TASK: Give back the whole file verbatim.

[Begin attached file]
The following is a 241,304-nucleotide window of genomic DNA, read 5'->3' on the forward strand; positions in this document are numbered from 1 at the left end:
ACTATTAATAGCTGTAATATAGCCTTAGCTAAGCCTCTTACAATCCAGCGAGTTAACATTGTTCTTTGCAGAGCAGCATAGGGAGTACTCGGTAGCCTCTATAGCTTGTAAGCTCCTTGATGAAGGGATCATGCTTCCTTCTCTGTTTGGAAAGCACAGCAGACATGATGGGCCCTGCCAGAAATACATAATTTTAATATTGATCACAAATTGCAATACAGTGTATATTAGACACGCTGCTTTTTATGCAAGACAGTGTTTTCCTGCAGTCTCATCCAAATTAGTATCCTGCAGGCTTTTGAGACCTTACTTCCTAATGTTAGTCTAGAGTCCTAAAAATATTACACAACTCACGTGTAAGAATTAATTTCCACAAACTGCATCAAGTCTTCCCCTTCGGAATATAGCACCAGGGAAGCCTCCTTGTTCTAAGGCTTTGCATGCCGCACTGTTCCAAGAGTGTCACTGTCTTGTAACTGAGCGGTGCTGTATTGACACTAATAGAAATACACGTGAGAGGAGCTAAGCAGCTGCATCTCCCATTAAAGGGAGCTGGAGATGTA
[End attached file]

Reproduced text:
The following is a 241,304-nucleotide window of genomic DNA, read 5'->3' on the forward strand; positions in this document are numbered from 1 at the left end:
ACTATTAATAGCTGTAATATAGCCTTAGCTAAGCCTCTTACAATCCAGCGAGTTAACATTGTTCTTTGCAGAGCAGCATAGGGAGTACTCGGTAGCCTCTATAGCTTGTAAGCTCCTTGATGAAGGGATCATGCTTCCTTCTCTGTTTGGAAAGCACAGCAGACATGATGGGCCCTGCCAGAAATACATAATTTTAATATTGATCACAAATTGCAATACAGTGTATATTAGACACGCTGCTTTTTATGCAAGACAGTGTTTTCCTGCAGTCTCATCCAAATTAGTATCCTGCAGGCTTTTGAGACCTTACTTCCTAATGTTAGTCTAGAGTCCTAAAAATATTACACAACTCACGTGTAAGAATTAATTTCCACAAACTGCATCAAGTCTTCCCCTTCGGAATATAGCACCAGGGAAGCCTCCTTGTTCTAAGGCTTTGCATGCCGCACTGTTCCAAGAGTGTCACTGTCTTGTAACTGAGCGGTGCTGTATTGACACTAATAGAAATACACGTGAGAGGAGCTAAGCAGCTGCATCTCCCATTAAAGGGAGCTGGAGATGTA